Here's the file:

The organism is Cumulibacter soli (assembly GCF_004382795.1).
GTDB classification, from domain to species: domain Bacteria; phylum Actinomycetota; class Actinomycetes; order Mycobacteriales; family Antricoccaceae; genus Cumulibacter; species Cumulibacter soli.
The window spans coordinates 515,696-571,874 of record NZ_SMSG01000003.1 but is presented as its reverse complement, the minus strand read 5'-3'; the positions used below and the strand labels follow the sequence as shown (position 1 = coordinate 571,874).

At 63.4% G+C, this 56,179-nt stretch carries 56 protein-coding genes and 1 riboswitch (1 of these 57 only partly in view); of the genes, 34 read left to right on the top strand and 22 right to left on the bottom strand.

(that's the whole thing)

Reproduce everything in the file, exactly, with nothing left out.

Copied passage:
The organism is Cumulibacter soli (assembly GCF_004382795.1).
GTDB classification, from domain to species: domain Bacteria; phylum Actinomycetota; class Actinomycetes; order Mycobacteriales; family Antricoccaceae; genus Cumulibacter; species Cumulibacter soli.
The window spans coordinates 515,696-571,874 of record NZ_SMSG01000003.1 but is presented as its reverse complement, the minus strand read 5'-3'; the positions used below and the strand labels follow the sequence as shown (position 1 = coordinate 571,874).

At 63.4% G+C, this 56,179-nt stretch carries 56 protein-coding genes and 1 riboswitch (1 of these 57 only partly in view); of the genes, 34 read left to right on the top strand and 22 right to left on the bottom strand.